A third point of concern also exists here, and that’s the fact that untargeted mass media campaigns don’t support the increasingly complex marketing objectives that suppliers have. They may be great for raising awareness, building the brand, and generating conversation, but broad-brush ad campaigns are unlikely to have a comparable impact on churn reduction or category growth.

So, where does personalisation fit into this situation? When we look at the traditional marketing funnel, it can be tempting to assume that there’s really only room for personalisation at the very bottom of that model – the point of conversion. The truth is actually very different, demonstrably so when we look at the potential of personalisation within retail media specifically.

Personalisation - traditional marketing funnel

Personalisation isn’t only relevant at the thin end of the funnel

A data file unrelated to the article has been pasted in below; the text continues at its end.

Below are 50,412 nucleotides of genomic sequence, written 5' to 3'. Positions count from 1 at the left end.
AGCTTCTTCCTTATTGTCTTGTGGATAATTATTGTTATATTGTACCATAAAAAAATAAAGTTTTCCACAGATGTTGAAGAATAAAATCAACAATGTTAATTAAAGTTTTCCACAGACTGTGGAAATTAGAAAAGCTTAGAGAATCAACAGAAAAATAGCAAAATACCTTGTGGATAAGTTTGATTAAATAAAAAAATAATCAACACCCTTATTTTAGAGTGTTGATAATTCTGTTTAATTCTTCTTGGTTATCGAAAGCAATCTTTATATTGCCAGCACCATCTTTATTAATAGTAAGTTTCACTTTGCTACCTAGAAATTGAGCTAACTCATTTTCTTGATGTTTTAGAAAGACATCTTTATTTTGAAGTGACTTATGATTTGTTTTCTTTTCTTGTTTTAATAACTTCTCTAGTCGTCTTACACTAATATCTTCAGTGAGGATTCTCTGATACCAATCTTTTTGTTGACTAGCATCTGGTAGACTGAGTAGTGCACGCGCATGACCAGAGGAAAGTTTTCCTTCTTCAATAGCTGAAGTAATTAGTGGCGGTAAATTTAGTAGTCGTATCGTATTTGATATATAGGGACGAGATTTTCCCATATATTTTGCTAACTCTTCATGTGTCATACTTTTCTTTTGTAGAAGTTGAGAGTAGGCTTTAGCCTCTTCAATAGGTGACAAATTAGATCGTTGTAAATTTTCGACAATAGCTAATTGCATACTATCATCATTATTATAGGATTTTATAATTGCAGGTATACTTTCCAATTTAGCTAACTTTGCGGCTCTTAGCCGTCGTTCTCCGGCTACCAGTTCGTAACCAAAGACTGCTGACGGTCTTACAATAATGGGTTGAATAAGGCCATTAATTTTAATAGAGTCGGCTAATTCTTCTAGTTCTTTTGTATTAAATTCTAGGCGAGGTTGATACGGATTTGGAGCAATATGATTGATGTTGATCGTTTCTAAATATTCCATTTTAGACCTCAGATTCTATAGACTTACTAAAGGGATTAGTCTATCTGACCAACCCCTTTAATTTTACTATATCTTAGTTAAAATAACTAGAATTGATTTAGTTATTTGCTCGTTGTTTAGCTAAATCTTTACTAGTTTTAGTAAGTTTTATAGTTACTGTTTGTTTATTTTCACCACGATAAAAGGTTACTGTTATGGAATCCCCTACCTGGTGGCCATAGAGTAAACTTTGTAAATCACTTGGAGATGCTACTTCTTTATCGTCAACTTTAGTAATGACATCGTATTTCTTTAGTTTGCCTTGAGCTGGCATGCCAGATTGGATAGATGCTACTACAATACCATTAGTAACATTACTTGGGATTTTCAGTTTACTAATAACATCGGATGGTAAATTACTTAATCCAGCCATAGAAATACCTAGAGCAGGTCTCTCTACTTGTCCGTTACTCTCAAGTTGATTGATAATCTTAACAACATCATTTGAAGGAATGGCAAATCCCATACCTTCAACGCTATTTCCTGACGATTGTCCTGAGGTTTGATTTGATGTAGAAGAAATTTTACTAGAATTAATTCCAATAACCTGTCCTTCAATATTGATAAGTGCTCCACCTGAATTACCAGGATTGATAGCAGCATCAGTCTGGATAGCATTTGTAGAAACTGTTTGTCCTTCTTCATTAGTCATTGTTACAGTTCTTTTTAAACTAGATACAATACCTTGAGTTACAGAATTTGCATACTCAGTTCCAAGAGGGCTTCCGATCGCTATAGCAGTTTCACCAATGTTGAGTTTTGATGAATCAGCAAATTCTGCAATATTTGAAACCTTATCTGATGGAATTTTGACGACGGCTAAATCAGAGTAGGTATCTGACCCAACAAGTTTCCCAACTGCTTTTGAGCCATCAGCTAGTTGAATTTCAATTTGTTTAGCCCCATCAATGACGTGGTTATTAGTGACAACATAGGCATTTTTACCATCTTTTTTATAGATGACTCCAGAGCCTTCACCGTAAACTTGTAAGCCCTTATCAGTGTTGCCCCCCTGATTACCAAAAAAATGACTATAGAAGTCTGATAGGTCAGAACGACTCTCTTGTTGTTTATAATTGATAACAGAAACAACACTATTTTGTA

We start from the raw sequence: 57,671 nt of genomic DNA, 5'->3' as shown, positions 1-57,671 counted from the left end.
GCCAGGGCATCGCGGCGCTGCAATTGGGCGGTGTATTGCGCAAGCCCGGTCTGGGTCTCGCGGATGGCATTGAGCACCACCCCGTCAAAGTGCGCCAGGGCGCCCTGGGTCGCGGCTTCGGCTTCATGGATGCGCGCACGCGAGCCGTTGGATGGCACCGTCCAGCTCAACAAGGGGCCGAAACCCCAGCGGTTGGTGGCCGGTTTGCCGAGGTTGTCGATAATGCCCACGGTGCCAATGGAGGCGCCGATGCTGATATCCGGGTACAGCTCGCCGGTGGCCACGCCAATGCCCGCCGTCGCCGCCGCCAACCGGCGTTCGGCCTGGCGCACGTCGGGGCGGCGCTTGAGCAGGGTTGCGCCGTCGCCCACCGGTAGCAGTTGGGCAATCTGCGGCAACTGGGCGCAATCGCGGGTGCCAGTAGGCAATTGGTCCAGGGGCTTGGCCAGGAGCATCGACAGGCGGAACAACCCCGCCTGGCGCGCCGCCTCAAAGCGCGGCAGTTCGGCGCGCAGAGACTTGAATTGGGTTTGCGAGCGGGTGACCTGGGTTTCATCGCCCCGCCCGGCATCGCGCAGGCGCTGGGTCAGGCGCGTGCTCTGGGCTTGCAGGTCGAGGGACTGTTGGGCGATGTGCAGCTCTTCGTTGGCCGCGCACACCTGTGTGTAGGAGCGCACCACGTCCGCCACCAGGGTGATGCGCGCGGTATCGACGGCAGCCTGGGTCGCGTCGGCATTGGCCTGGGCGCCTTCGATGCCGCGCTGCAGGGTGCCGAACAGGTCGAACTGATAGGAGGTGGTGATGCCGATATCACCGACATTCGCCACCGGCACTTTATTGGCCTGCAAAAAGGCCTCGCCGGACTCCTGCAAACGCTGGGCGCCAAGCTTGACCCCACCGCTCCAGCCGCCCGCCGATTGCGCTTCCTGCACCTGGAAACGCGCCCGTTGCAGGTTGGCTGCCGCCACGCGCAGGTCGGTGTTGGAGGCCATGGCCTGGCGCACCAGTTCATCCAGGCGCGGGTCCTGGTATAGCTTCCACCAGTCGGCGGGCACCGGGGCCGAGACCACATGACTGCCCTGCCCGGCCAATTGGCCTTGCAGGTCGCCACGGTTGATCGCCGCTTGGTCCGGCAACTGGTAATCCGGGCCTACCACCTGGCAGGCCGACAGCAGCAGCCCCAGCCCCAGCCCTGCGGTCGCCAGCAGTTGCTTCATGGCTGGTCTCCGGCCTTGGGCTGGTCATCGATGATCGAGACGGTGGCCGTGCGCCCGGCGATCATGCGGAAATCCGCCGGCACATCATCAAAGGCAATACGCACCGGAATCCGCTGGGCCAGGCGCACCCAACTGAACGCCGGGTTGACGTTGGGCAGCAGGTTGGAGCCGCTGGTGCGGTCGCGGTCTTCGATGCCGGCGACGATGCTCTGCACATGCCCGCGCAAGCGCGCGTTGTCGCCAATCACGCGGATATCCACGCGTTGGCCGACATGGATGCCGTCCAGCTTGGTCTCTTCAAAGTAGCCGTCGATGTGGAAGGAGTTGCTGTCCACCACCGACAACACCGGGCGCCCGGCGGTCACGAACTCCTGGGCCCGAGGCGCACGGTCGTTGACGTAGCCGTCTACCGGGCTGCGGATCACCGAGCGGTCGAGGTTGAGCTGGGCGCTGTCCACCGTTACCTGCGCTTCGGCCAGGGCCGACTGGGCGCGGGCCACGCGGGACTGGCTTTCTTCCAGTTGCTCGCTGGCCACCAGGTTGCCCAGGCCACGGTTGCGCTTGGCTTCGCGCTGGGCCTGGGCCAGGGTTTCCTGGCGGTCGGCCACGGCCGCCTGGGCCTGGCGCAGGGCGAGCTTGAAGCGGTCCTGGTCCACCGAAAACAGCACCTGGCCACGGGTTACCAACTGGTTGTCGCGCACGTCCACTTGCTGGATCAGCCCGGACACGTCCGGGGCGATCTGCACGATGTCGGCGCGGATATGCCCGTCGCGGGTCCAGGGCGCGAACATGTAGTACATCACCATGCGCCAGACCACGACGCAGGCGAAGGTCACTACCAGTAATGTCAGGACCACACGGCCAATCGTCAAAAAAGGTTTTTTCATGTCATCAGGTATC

At dunnhumby, we tend to think about retail media in terms of a cohesive “sofa-to-store” journey. Touchpoints along that journey include everything from offsite media like independent websites and social channels through to coupons issued at the till. The power of retail media is such that, so long as the correct data science framework is in place, personalised engagement opportunities exist across that entire spectrum.

retail media - sofa-to-store journey

A visual representation of the sofa-to-store journey

Take social media ads, for example. Science-based campaigns that target audiences by their propensity to purchase can deliver dramatic improvements to advertising effectiveness, helping to raise awareness amongst shoppers before they even set foot in a store. Similarly, a personalised coupon sent by email can considerably improve purchase intent and consideration, especially when mailed at the right time in a customer’s purchasing cycle.

Onsite media, with its many possibilities around recommendations, suggestions, and reminders, offers a multitude of opportunities to engage with shoppers on an individual basis. With sufficient planning, these can be used to address specific goals – attracting buyers from competitor brands, for instance, or convincing existing buyers to trade up to a larger or premium version of a product.

Utilised in this way, personalisation promises a wide range of benefits to suppliers:

  • Better return on investment